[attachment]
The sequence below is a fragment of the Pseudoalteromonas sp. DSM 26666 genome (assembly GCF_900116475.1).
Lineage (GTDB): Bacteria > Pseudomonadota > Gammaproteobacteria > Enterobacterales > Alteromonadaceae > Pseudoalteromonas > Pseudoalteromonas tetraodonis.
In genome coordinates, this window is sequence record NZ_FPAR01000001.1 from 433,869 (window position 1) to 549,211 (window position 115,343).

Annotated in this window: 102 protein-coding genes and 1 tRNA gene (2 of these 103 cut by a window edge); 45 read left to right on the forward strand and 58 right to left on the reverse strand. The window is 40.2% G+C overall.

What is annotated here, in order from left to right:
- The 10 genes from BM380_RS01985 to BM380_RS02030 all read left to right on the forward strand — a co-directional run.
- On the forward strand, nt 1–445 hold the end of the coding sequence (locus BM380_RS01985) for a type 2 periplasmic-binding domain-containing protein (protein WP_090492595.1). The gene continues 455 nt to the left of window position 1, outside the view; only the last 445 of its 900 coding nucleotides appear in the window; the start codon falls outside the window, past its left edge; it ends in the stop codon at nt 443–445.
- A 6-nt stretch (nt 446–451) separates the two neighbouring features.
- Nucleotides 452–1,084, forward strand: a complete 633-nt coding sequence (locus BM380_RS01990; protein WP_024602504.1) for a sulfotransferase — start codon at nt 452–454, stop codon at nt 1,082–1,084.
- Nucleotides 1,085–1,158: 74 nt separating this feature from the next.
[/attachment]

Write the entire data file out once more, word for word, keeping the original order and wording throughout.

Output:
The sequence below is a fragment of the Pseudoalteromonas sp. DSM 26666 genome (assembly GCF_900116475.1).
Lineage (GTDB): Bacteria > Pseudomonadota > Gammaproteobacteria > Enterobacterales > Alteromonadaceae > Pseudoalteromonas > Pseudoalteromonas tetraodonis.
In genome coordinates, this window is sequence record NZ_FPAR01000001.1 from 433,869 (window position 1) to 549,211 (window position 115,343).

Annotated in this window: 102 protein-coding genes and 1 tRNA gene (2 of these 103 cut by a window edge); 45 read left to right on the forward strand and 58 right to left on the reverse strand. The window is 40.2% G+C overall.

What is annotated here, in order from left to right:
- The 10 genes from BM380_RS01985 to BM380_RS02030 all read left to right on the forward strand — a co-directional run.
- On the forward strand, nt 1–445 hold the end of the coding sequence (locus BM380_RS01985) for a type 2 periplasmic-binding domain-containing protein (protein WP_090492595.1). The gene continues 455 nt to the left of window position 1, outside the view; only the last 445 of its 900 coding nucleotides appear in the window; the start codon falls outside the window, past its left edge; it ends in the stop codon at nt 443–445.
- A 6-nt stretch (nt 446–451) separates the two neighbouring features.
- Nucleotides 452–1,084, forward strand: a complete 633-nt coding sequence (locus BM380_RS01990; protein WP_024602504.1) for a sulfotransferase — start codon at nt 452–454, stop codon at nt 1,082–1,084.
- Nucleotides 1,085–1,158: 74 nt separating this feature from the next.